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Regeneron’s COVID-19 drug boosts survival in hospitalised patients lacking antibodies

REGEN-COV reduced the risk of death among patients who did not have a natural antibody response

Regeneron’s Roche-partnered antibody treatment REGEN-COV can improve survival in hospitalised COVID-19 patients who lack an immune response to the SARS-CoV-2 virus, according to new study data.

In the UK-based RECOVERY trial, 9,785 hospitalised COVID-19 patients were randomly allocated to receive usual care plus REGEN-COV (casirivimab and imdevimab) or usual care alone.

Around one-third of participants did not have a natural antibody response to SARS-CoV-2 (seronegative) at baseline, while half had developed natural antibodies (seropositive) and one-sixth had unknown antibody status.

The 28-day mortality rate for patients who received usual care alone was twice as high among those who were seronegative versus those who were seropositive at the beginning of the study.

Among patients who were seronegative at baseline, REGEN-COV significantly reduced 28-day mortality by one-fifth compared to usual care alone – 24% of patients in the REGEN-COV group died versus 30% in the usual care group.

The researchers noted that there was a clear difference in the effect of the treatment in seronegative patients compared to seropositive patients.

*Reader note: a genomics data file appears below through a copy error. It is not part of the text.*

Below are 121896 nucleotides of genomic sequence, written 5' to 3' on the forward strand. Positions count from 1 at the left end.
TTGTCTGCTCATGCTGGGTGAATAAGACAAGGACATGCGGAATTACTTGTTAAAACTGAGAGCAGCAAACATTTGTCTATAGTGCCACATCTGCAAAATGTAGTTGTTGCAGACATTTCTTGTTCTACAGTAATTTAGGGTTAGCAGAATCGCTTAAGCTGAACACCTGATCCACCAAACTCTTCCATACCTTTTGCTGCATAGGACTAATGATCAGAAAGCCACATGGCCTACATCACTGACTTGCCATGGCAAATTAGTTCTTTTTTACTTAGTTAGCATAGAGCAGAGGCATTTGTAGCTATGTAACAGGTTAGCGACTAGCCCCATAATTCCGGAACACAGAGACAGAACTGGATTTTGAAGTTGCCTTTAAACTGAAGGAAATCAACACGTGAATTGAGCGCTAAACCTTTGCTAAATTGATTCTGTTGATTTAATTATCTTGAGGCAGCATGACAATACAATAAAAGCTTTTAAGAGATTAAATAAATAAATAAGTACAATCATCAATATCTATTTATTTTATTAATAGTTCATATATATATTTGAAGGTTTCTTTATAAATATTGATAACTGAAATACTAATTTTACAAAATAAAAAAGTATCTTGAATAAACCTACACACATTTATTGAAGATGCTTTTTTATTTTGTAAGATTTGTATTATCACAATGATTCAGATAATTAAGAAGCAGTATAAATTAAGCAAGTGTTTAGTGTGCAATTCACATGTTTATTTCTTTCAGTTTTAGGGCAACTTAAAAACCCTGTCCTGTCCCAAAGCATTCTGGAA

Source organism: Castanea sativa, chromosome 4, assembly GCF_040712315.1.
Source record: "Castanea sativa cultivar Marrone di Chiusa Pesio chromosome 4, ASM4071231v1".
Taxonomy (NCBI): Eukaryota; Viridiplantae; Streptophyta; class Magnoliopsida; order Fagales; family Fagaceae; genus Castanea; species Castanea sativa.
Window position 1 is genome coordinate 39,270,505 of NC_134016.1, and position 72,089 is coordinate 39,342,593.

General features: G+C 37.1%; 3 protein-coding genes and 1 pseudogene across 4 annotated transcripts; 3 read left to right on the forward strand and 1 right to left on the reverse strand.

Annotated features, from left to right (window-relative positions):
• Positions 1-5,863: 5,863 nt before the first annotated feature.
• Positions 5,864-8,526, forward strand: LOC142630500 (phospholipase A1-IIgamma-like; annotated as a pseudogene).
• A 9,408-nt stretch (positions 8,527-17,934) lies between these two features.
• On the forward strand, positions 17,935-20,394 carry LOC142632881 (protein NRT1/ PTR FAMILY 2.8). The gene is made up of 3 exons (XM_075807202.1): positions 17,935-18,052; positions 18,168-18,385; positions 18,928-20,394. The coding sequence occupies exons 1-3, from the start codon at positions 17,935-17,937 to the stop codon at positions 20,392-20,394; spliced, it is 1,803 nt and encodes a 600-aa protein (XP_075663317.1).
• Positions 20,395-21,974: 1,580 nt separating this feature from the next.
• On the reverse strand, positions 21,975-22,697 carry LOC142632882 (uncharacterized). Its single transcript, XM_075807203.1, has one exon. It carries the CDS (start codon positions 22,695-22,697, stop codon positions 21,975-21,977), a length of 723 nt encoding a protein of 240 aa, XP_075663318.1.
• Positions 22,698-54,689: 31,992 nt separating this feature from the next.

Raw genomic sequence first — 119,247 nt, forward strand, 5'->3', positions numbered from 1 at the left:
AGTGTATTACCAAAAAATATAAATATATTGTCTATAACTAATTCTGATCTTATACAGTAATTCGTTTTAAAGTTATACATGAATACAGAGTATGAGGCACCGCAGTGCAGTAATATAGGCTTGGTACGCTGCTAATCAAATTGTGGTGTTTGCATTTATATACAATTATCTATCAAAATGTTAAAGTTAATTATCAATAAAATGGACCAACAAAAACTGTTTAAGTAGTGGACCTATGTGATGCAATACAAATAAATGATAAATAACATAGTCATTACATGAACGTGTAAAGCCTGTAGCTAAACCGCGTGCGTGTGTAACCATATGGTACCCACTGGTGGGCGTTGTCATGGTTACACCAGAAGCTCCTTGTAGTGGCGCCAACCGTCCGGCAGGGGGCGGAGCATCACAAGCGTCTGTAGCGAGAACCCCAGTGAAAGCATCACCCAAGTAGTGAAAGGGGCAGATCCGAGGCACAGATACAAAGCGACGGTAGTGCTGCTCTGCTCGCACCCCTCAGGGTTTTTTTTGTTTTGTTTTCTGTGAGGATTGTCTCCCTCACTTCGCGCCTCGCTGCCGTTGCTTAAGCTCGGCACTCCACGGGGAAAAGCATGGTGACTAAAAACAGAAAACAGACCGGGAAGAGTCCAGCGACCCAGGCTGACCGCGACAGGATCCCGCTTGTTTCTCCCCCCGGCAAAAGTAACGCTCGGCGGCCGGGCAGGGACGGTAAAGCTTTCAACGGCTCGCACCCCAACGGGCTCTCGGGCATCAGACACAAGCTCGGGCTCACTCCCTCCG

In the overall patient population – including seropositive, seronegative and unknown statuses – there wasn’t a significant effect on 28-day mortality resulting from REGEN-COV treatment.

However, for seronegative patients treated with Regeneron’s antibody combination, the duration of their hospital stays was reduced by four days compared to the usual care alone group.

In addition, the number of patients discharged alive by day 28 was greater in the REGEN-COV group.

The risk of progressing to invasive mechanical ventilation or death was lower among seronegative patients allocated to the antibody treatment compared to the usual care group.

"We are incredibly grateful to the RECOVERY team, participating investigators and patients for conducting this in-depth analysis, and hope that the results mean that even more patients may soon be able to benefit from this life-saving medicine,” said George Yancopoulos, president and chief scientific officer of Regeneron.

“We intend to rapidly discuss these results with regulatory authorities, including in the US where we will ask for our EUA to be expanded to include appropriate hospitalised patients,” he added.

Earlier this year, Regeneron and Roche announced that REGEN-COV can reduce the risk of symptomatic infections by 81% among household contacts of individuals who have been infected with COVID-19.

REGEN-COV is currently available in the US under an emergency use authorisation (EUA) issued by the Food and Drug Administration (FDA) for the treatment of high-risk mild-to-moderate COVID-19 in adults and also in paediatric patients at least 12 years of age who weigh at least 40kg.

Article by
Lucy Parsons

16th June 2021

From: Research

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